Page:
It’s been a great winter for finishing lambs at Te Kainga Farms in the North Waikato, farm owner Jamie Lyons says. Great winter growing conditions got their lambs up to 21kg, from an average of 19kg in previous years.
“This year it’s jumped up, we’ve had a good growing winter and through good fertiliser we’re growing more grass than our neighbours who say they’re jealous,” Jaime says.
Jamie took over the fourth generation Lyons drystock farm in 2005 and converted 100ha to dairy in 2007. Located on Lyons Road, named after Jamie’s great grandfather Robert Lyons, the drystock block includes 45ha easy medium and 125ha of steeper hill country.
Jaime runs 500 Romney breeding ewes, 55 dairy replacement yearlings, 25 autumn and 25 spring Friesian cross white face bull calves, and 70 Angus dairy cross calves they carry through to 12 or 18 months. The Romney flock average 130% lambing and they keep about 200 replacement ewe lambs put out to ram and lamb at 50%, selling about 600 lambs each year. Dry ewe lambs sold fat??
The business plan is to fatten or trade animals depending on the season and markets, and Jamie buys in another 600 lambs each year to winter on the property. They buy the beef calves in at four days old and trade along with their own dairy Angus calves. They trade their white head calves as 100kg weaners and their Angus as yearlings at 300kg or finish them through to 18 months.
The farm was certified as organic up until six years ago, when the summer dry was making the organic operation too difficult to buy in extra feed. Jamie started using Fertco fertiliser products while they were organic and has carried on with the company because he likes the efficient products.
Last year with Fertco, Jamie soil tested the whole farm in 2ha – 6ha blocks on the steep hills. “The steeper hills haven’t got a great fertiliser history. This has given us a real snapshot of the whole farm.”
Fertiliser can be a costly part of the farm business and Jamie wants to be more targeted with his fertiliser use in the future to ensure efficiency. “We can target where and what we want to work on. We want to target the money in the right place.”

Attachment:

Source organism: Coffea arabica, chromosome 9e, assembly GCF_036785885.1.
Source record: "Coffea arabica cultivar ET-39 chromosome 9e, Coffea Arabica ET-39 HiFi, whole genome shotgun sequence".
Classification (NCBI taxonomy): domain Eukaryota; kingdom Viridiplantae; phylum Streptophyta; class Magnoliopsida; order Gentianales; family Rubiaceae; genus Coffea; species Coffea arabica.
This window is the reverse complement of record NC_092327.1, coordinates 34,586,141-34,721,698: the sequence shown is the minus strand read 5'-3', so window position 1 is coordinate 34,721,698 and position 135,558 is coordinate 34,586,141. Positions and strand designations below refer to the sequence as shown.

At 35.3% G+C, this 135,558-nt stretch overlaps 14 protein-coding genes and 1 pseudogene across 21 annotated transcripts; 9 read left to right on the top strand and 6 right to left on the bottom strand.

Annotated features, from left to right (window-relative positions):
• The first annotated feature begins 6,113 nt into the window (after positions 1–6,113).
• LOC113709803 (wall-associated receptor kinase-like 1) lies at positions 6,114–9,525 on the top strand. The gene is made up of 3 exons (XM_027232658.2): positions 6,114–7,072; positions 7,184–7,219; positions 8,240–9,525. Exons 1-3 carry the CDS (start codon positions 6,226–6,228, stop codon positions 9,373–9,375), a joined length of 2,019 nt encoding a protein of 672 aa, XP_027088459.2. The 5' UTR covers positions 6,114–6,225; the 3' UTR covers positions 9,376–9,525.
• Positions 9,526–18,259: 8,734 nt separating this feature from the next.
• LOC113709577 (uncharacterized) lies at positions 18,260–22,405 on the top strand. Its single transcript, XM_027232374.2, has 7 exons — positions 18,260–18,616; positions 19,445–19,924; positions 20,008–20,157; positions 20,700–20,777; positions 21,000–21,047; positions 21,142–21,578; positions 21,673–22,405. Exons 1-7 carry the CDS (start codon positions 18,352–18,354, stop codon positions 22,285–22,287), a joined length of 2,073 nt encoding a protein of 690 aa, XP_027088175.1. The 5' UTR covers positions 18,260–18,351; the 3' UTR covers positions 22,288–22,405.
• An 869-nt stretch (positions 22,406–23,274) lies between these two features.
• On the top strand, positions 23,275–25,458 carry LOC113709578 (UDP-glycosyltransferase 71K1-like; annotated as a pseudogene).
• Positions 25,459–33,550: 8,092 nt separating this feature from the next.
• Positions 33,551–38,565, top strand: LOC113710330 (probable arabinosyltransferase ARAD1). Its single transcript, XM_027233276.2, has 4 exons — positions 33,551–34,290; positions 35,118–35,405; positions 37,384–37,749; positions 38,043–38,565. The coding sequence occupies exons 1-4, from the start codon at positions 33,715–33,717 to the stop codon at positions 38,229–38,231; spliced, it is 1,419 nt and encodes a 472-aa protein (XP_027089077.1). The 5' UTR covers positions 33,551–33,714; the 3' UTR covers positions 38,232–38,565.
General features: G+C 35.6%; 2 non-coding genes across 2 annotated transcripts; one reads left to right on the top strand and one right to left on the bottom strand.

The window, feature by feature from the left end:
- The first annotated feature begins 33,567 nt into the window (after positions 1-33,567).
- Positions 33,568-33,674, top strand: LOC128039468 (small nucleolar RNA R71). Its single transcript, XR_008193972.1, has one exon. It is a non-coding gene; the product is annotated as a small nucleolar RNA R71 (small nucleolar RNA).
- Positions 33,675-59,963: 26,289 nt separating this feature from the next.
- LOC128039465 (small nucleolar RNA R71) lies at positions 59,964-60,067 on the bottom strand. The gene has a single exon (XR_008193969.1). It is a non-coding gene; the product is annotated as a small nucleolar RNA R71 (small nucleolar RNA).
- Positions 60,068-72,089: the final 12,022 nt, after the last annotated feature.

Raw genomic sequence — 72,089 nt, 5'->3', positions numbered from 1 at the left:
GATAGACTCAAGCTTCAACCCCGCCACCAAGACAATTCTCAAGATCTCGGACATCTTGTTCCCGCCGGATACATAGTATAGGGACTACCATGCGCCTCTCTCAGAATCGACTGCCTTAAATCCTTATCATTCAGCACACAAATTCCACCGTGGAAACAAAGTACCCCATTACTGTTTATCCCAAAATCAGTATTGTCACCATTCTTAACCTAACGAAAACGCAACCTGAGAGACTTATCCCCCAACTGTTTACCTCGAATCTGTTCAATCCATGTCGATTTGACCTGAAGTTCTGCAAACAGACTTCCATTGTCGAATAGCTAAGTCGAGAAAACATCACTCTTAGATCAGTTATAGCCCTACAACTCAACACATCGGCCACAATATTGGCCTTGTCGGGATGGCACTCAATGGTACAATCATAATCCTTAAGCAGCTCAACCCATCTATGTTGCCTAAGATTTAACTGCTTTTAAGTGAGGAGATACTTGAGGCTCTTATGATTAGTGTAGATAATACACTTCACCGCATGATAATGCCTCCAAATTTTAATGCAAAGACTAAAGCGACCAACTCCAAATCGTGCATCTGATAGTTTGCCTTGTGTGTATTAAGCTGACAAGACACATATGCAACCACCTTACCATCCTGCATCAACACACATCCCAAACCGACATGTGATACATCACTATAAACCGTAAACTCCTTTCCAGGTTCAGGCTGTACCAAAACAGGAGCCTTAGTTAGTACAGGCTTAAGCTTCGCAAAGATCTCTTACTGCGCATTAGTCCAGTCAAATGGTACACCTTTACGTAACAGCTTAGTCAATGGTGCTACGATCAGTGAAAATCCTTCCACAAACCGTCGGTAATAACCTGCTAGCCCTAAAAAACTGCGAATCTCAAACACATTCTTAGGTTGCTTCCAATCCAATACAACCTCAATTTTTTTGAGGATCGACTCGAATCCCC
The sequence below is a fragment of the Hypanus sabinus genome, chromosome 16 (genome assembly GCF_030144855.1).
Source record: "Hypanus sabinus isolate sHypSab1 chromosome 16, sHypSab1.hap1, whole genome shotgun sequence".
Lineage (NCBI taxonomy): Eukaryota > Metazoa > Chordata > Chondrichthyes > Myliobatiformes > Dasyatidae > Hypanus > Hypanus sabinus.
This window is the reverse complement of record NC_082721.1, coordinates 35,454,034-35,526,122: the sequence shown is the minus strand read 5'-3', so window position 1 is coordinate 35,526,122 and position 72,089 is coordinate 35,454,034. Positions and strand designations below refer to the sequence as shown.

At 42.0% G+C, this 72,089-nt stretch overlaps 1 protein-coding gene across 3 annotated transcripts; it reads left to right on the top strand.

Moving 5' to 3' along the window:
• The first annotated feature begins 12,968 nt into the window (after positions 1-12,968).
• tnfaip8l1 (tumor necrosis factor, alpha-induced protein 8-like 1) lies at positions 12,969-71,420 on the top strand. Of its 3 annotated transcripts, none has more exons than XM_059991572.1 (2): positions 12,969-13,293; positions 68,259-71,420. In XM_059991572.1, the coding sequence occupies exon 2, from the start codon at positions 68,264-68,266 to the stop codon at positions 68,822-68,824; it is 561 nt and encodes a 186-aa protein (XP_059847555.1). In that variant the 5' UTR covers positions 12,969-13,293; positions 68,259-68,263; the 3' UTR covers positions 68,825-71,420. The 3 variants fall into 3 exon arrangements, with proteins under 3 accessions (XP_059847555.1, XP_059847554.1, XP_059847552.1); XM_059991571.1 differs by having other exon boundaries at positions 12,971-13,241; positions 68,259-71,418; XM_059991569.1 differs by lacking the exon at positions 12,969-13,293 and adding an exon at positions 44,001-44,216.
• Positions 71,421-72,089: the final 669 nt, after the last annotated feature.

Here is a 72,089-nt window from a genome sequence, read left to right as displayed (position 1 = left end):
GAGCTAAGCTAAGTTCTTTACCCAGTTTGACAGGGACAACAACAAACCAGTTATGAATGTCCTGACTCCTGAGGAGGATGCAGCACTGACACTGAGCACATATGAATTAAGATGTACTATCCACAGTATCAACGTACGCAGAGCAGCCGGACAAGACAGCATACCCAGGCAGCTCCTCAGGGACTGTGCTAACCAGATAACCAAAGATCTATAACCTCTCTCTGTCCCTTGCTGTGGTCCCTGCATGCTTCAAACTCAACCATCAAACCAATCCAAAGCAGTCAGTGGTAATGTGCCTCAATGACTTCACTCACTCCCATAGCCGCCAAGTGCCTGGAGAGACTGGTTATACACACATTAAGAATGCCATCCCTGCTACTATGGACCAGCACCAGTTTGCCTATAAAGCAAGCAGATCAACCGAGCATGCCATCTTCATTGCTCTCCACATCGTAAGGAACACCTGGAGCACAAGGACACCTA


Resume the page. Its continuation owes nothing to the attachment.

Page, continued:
Using more sustainable fertiliser is also part of the business plan, to make sure the farm is meeting its environmental goals. Through soil testing the main issues were low pH and low levels of Olsen P, Sulphur and Magnesium. “The main thing we need to put on is lime, we have low pH on the hills.”
Jamie has since put on AgLime at a maximum rate of 3000kg/ha and he is already seeing the grass growth. They used to have an airstrip on the farm but power lines have since been put through the farm. Now they only use trucks for fertiliser spreading, which gets about 90% of the farm.
“I feel we are getting it right, and we are happy to have a plan going forward.” The soil mapping that Eurofins performs can give farmers a more accurate picture of their farm, Fertco national sales manager Arthur Payze says. “It’s helpful on a block like Jamie’s where there is two different topographies and two different soil types.”
Fertco can then work through the soil map results with farmers to create a targeted fertiliser programme and continue to test paddocks to monitor progress. “Jamie will be able to pick some paddocks to monitor on an ongoing basis.”
Jamie finishes the winter lambs on Winter Star, an annual tetraploid ryegrass. He then follows with a crop before regressing into a perennial ryegrass. The dairy herd is wintered on the dry stock block for about a month to give the milking platform a break.
The dairy platform harvests 11kg drymatter/ha and the drystock 40ha mowable block would average the same amount. “We have found the winter ryegrass is as good as any winter crop.”
Jamie has grown chicory and rocket in the past for a summer crop, but has grown Raphno for the past two years, which has persisted in the dry better. “We grew 2ha last year and the Raphno did better than the chicory, and miles above the rocket.”
They grow 8ha of crops each summer and will continue with the Raphno this year, and feed it on a 30-day round. The summer is difficult to get good weights on the lambs and get them off by January, he says.
“We have struggled to get 17kg and it’s hard to bring them through and finish and get a good percentage off by January. We are not meeting our targets at the moment.” Jamie would like to trial some Lucerne going forward, which may or may succeed in the drier conditions.
“It’s up for discussion at the moment. “We are looking for the best crop to finish lambs before it gets dry here.”
Fertco has a unique range of products ideal for use on Sheep & Beef farms, to reduce both your application rates and cart and spread costs. Soil chemistry is only one aspect of soil environment. Our comprehensive testing programme analyses soil biology and physicality and pasture quality. We also take into consideration pH and liming.
Fertco’s field consultant will take the time to understand your farming systems and your goals to design a fertiliser nutrient plan that will bring you the results you’re’ looking for.
Phone Fertco today on 0800 337 826.